CLEVELAND, Tenn. -- The Bradley County Commission is scheduled to vote Monday on a proposed 2012-13 budget that does not contain a tax increase.
County Mayor D. Gary Davis previously said avoiding a tax hike was a key goal as the county approached its fourth straight year of flat revenues.
The proposed budget also achieves two goals of the Bradley County Mayor's Office: An increase in the county's general fund balance and a 1.6 percent raise for full-time county employees, Davis said.
While the budget proposal does not subject any departments to fiscal cuts, the mayor's office did request revised department budgets this spring reflecting what would "hurt them the least," Davis said.
Law enforcement officials say their budget limitations have put them under strain.
"The sheriff's office is in a crisis position," Bradley County Sheriff Jim Ruth said in a recent County Commission meeting.
An understaffed corrections department of 78 personnel is a "high risk" inherited from past administrations, he said.
Bradley County corrections facilities originally were scheduled to be staffed by 92 officers, Ruth said, but 14 of those positions previously were transferred to court and vehicle maintenance budgets.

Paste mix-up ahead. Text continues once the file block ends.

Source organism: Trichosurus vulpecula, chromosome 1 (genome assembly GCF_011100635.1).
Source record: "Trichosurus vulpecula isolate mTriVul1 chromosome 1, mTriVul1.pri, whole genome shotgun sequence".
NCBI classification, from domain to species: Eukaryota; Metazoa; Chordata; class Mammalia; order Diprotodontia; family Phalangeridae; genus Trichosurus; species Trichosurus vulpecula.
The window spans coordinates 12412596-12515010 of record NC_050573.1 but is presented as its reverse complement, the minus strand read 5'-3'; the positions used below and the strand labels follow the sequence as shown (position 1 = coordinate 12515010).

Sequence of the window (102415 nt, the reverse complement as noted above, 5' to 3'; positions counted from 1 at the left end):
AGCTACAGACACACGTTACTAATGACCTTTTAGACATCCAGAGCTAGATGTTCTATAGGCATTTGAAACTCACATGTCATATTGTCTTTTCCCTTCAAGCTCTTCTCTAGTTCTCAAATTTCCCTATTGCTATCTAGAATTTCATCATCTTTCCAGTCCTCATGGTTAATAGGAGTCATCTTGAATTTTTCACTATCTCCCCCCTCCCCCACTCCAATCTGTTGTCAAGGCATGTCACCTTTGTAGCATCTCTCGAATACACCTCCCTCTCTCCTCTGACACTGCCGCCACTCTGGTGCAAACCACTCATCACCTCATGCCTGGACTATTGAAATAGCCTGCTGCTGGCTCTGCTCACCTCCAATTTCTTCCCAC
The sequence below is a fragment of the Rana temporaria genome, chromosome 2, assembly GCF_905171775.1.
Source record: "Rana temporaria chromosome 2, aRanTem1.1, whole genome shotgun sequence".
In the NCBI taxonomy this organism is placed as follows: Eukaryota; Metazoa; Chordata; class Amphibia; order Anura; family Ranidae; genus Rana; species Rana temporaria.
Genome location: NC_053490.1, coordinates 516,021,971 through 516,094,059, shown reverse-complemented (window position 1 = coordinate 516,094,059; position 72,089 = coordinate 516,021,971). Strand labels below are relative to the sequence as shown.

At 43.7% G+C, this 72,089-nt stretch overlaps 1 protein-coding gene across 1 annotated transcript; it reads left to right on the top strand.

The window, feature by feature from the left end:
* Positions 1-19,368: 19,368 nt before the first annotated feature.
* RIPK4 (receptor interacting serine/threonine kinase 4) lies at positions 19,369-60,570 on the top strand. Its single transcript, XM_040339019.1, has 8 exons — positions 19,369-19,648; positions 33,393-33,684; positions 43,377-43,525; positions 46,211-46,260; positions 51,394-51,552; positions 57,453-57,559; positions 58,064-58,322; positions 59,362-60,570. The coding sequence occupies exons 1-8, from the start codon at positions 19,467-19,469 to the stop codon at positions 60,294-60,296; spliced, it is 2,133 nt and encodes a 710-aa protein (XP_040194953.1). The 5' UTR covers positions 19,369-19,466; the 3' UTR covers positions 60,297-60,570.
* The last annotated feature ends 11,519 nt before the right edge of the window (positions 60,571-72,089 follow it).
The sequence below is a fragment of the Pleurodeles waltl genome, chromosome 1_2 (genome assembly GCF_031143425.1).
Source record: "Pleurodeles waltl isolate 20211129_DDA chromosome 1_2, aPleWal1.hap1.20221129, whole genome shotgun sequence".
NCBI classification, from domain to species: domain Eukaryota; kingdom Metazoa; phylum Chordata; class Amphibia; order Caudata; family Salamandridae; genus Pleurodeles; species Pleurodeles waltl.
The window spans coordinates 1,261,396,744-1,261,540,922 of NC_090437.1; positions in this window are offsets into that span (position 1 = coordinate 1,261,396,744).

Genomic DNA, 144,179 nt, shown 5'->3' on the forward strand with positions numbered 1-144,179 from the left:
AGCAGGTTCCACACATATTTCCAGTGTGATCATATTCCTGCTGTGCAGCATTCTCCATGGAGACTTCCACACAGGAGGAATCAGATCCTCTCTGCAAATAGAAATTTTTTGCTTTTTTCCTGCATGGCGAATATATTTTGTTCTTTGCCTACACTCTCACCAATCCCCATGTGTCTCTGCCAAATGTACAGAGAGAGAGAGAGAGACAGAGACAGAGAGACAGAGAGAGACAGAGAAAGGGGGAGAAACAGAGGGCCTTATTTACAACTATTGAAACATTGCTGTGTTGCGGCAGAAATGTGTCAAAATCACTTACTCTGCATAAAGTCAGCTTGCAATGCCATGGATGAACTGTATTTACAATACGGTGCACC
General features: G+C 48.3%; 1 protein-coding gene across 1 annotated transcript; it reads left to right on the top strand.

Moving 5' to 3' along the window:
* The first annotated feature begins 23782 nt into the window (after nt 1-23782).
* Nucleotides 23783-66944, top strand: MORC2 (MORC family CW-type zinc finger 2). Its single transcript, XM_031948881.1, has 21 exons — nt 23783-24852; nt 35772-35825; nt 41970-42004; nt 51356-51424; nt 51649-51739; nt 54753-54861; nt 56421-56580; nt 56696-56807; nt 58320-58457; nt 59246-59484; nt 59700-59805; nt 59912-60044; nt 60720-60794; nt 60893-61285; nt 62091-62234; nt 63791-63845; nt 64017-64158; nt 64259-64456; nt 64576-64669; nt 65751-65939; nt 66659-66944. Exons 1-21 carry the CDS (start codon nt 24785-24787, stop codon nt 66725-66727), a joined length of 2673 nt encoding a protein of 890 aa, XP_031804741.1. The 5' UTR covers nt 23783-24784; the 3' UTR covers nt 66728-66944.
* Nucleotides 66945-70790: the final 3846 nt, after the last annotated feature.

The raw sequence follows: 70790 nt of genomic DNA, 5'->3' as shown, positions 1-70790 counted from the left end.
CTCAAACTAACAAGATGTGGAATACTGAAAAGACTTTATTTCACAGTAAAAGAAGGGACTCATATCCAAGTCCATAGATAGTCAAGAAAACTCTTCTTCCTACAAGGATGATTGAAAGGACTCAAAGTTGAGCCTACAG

Ruth also said a recent County Technical Assistance Service survey indicated that the county actually should have 104 corrections officers.
"In the future, something's got to be done," Ruth said.
The sheriff also wants to implement a merit pay program for county law enforcement.
It is hard to attract and retain good people to "create a professional sheriff's office," Ruth said, without better pay.
While the resubmitted budget for the sheriff's office does not include increases in corrections staff or a merit pay program, county commissioners have taken the first steps to implementing a merit pay program for all full-time county employees.
The committee formed to study the creation of a unified salary and benefits system for all county departments, led by Commissioner Terry Caywood, now is gathering job description and pay data from Bradley and other counties.
If a viable program can be developed, compensation study officials said they hoped it can be implemented once the county's revenues are expected to pick up in the next few years.
In other budgeting concerns, Commissioner Adam Lowe asked that nonprofit organizations the county funds make presentations before the full commission in the future.
"As one who tends to be an advocate of quality of life, I think there's certain things we invest in the community, and we've got to do a better job of showing folks how and what," Lowe said.
Paul Leach is based in Cleveland. Email him at firstname.lastname@example.org.